Pros and cons of using edge router to host a private DNS

I am working through a few different scenarios on how to configure a ziti network.

One aspect is the use of the edge router to host a private DNS.

While this can be done, it can also be done by launching a private host.

So… I thought to ask for some guidance around the different pros and cons.

For instance:

Is there a big cost to use an edge router to host a private DNS, or is it small?
Is is more secure to use a private host rather than an edge router?

One that comes to mind is that you can inject custom http headers if you use a private host.

Keen for your thoughts and feedback.

Without knowing the full architecture, it’s difficult to be able to give any terribly meaningful advice I’m afraid.

Presuming you’re using tunnelers, personally I’d leave all dns related stuff with them.

I’m not sure what type of cost you’re referring to. There are costs associated with running the server and there are costs to client latency but none of those are probably all that substantial.

Custom http headers are irrelevant to DNS so I’m not sure that fits in to this topic. :grinning:

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It sounds like you’re evaluating the practicality of self-hosting a router, configuring its tunneler binding to tproxy for the purpose of publishing the nameserver that comes with that on the attached network. In this hypothetical, I think you’re trying to use the self-hosted Ziti router as an IP router too i.e. an IP gateway, local network nameserver, and a Ziti router all in one. Is that accurate?

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Thanks for the feedback. Great insights.

The reason for the post is that I am reflecting on different approaches.

I am not that technical when it comes to networking… so its more of a blended request to understand how things fit together.

To provide some context, I started off creating a private DNS using a Golang reverse proxy… as opposed to an edge router… as I did not know how to set it up.

As I now know how easy this is…it’s challenging me on how I am approaching what I have been doing in the past.

For instance, while you can do lots of interesting things in Golang… like http headers, authorisation headers, logging, data manipulation… traffic throttling etc… much of this may not be required for a standard implementation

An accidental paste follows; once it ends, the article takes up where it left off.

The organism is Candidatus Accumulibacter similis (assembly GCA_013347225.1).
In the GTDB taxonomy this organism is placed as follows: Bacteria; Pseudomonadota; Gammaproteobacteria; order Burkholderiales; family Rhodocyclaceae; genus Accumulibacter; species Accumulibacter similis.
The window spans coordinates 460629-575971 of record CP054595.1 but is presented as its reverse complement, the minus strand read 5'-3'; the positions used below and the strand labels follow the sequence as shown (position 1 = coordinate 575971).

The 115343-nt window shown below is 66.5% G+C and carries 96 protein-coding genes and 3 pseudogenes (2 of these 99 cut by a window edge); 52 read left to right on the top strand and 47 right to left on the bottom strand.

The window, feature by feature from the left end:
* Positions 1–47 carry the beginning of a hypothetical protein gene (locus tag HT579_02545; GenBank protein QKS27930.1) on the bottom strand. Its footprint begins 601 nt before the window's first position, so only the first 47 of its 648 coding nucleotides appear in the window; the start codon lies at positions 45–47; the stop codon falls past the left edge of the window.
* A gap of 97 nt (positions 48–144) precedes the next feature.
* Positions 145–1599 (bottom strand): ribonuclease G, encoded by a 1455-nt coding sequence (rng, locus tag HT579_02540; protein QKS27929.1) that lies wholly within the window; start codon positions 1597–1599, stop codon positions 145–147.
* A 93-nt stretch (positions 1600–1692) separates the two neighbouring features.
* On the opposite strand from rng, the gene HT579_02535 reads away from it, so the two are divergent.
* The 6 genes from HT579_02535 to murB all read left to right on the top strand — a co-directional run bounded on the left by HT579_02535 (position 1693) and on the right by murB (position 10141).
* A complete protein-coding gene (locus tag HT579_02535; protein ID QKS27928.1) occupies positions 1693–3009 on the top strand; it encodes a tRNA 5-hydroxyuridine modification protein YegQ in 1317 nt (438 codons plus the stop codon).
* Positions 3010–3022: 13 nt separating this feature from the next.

For general needs, maybe all you need is a API gateway or a private DNS. In such cases, using the edge router is probably best.

Also… when you use an edge router to host a private DNS… it is on the edge of the fabric. However, if you host a private DNS using a reverse proxy Golang server… it can be on a subnet on another computer…

In thinking about the cost, what I would like to know are the technical limitations… ie… how many services can you realistically allocate to an edge router without it impacting performance

When performance starts to be impacted, how do you manage the trade-off… is it just a matter of adding more CPU, memory and bandwidth… or do you just create another edge router… or do you split the services up between different edge routers?

I would find that very interesting to know

Is it safe to say the contrasting approaches that you’re reflecting upon are Ziti router tunneler vs a custom proxy and nameserver? I think you’re suggesting that either could provide the necessary Ziti infrastructure to a Ziti-naive network, sort of like a Ziti gateway. Let me know if you have any specific questions. There’s not quite enough info to speculate about costs or max services, but we could estimate if we collapse some of these variables.

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Re-reading you’re also asking how I might scale out (more nodes, horizontal) or up (bigger nodes, vertical) or both. There are some load balancing strategies built-in to Ziti. For example, endpoints that share permission to bind a particular service will also share that workload. This means you can scale out your capacity to provide a particular service by hosting it with more endpoints i.e. identities with a common role attribute that grants them permission to bind that same service.

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You can always scale up a node / component with minimal resources, but the vertical scaling dimension tends to have few steps and so it’s wise to plan for horizontal scale sooner than later.

Another example of load balancing built in to Ziti is that all endpoints will use the first edge router that responds to their call for an edge connection. This is a function of resource availability and network latency. The busiest routers will be slower to response, and so the edge client will automatically select the most available, least latent edge router.

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